Hal Colebatch’s new book, Australia’s Secret War, tells the shocking, true, but until now largely suppressed and hidden story of the war waged from 1939 to 1945 by a number of key Australian trade unions against their own society and against the men and women of their own country’s fighting forces at the time of its gravest peril. His conclusions are based on a broad range of sources, from letters and first-person interviews between the author and ex-servicemen to official and unofficial documents from the archives of World War II.
Between 1939 and 1945 virtually every major Australian warship, including at different times its entire force of cruisers, was targeted by strikes, go-slows and sabotage. Australian soldiers operating in New Guinea and the Pacific Islands went without food, radio equipment and munitions, and Australian warships sailed to and from combat zones without ammunition, because of strikes at home. Planned rescue missions for Australian prisoners-of-war in Borneo were abandoned because wharf strikes left rescuers without heavy weapons. Officers had to restrain Australian and American troops from killing striking trade unionists.
Book review by Miranda Devine
As the Abbott government begins to take on union power and corruption, a timely new book reveals the union movement’s role in one of the most shameful periods of Australian history.
What the wharfies did to Australian troops – and their nation’s war effort – between 1939 and 1945 is nothing short of an abomination.
Perth lawyer Hal Colebatch has done the nation a service with his groundbreaking book, Australia’s Secret War, telling the untold story of union bastardry during World War 2.
Using diary entries, letters and interviews with key witnesses, he has pieced together with forensic precision the tale of how Australia’s unions sabotaged the war effort, how wharfies vandalised, harassed, and robbed Australian troop ships, and probably cost lives.
One of the most obscene acts occurred in October, 1945, at the end of the war, after Australian soldiers were released from Japanese prison camps. They were half dead, starving and desperate for home. But when the British aircraft-carrier HMS Speaker brought them into Sydney Harbour, the wharfies went on strike. For 36 hours, the soldiers were forced to remain on-board, tantalisingly close to home. This final act of cruelty from their countrymen was their thanks for all the sacrifice.
Colebatch coolly recounts outrage after outrage.
There were the radio valves pilfered by waterside workers in Townsville which prevented a new radar station at Green Island from operating.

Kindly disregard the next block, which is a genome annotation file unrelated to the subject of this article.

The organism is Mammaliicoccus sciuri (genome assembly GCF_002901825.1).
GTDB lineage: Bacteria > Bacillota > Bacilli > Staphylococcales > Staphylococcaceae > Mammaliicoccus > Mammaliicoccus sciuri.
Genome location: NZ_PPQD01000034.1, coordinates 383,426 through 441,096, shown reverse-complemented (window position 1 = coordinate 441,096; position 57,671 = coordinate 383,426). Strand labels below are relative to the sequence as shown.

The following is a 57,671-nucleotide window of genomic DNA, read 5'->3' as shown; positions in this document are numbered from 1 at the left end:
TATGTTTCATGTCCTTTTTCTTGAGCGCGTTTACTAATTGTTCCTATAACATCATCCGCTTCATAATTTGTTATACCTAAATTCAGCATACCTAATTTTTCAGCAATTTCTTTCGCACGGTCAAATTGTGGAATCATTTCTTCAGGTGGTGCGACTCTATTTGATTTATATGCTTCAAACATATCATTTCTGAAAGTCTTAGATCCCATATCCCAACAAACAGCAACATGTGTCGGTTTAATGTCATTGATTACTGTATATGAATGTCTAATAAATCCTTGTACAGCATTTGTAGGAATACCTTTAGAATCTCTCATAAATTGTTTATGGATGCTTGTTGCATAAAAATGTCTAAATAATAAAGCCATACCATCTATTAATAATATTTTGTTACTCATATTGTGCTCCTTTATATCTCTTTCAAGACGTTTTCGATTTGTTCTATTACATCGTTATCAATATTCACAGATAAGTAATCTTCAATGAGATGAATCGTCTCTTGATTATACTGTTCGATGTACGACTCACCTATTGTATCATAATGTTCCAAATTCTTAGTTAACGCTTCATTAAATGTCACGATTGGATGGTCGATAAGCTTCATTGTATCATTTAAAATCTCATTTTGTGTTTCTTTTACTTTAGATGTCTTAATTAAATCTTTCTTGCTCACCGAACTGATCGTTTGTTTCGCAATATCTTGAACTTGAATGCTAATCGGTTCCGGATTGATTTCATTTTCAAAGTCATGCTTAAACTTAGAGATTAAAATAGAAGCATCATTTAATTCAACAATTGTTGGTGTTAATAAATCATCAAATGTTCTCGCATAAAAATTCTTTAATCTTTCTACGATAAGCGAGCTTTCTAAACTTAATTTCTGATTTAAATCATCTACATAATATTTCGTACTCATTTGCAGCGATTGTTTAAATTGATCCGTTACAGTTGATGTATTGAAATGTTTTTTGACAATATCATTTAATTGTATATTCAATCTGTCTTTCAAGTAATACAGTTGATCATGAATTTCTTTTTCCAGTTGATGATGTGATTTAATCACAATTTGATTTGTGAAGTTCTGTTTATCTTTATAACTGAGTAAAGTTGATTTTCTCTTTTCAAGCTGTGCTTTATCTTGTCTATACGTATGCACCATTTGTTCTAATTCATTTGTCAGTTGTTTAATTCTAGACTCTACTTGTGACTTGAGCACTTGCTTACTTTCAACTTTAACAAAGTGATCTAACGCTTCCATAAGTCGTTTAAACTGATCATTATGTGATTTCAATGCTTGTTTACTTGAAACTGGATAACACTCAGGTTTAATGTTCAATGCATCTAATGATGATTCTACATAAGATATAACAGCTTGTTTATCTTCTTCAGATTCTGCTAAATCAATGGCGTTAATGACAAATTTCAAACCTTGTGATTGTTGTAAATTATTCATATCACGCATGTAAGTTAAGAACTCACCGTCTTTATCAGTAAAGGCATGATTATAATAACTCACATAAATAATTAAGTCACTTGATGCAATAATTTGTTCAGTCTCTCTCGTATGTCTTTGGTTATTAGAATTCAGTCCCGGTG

So when American dive bombers returning from a raid on a Japanese base were caught in an electrical storm and lost their bearings, there was no radio station to guide them to safety. Lost, they ran out of fuel and crashed, killing all 32 airmen.
Colebatch quotes RAAF serviceman James Ahearn, who served at Green Island, where the Australians had to listen impotently to the doomed Americans’ radio calls:
“The grief was compounded by the fact that had it not been for the greed and corruption on the Australian waterfront such lives would not have been needlessly lost.”
Almost every major Australian warship was targeted throughout the war, with little intervention from an enfeebled Prime Minister Curtin. There was the deliberate destruction by wharfies of vehicles and equipment, theft of food being loaded for soldiers, snap strikes, go-slows, demands for “danger money” for loading biscuits.
Then there were the coal strikes which pushed down coal production between 1942 and 1945 despite the war emergency.
There were a few honourable attempts to resist union leaders, such as the women working in a small arms factory in Orange, NSW, who refused to strike and “pelted union leaders with tomatoes and eggs”.
This is a tale of the worst of Australia amid the best, the valour and courage of our soldiers in New Guinea providing our last line of defence against Japanese, only to be forced onto starvation rations and to “go easy on the ammo” because strikes by the wharfies back home prevented supplies from reaching them.
A planned rescue of Australian PoWs in Borneo late in the war apparently had to be abandoned, writes Colebatch, because a wharf strike in Brisbane meant the ships had no heavy weapons.
There was no act too low for the unionists. For instance, in 1941, hundreds of soldiers on board a ship docked in Freemantle entrusted personal letters to wharfies who offered to post them in return for beer money. The letters never arrived.
At one point in 1942 a US Army colonel became so frustrated at the refusal of Townsville wharfies to load munitions unless paid quadruple time, he ordered his men to throw the unionists into the water and load the guns themselves.
In Adelaide, American soldiers fired sub-machine guns at wharfies deliberately destroying their aircraft engines by dropping them from great heights. Australian soldiers had to draw bayonets to stop the same Adelaide wharfies from stealing food meant for troops overseas.
You will read this book with mounting fury.
Coelbatch offers various explanations for the treasonous behaviour of the unions. Many of the leaders were Communists obsessed with class warfare. Fervent “identity politics” led them to believe they were victims and servicemen and women were “puppets of capitalism whose lives were of no consequence”. Contrary to popular belief, strikes and sabotage continued, even after the Soviet Union became an ally, writes Colebatch, who contends that the Australian Left may have wanted to undermine the military in preparation for revolution after the war.
Whatever the reasons for the defective morality of those unionists who sabotaged our war effort, the traitors have never been brought to account. This story has been largely suppressed for 70 years because Labor and the Left have successfully controlled the narrative of history.
No more, thanks to Colebatch.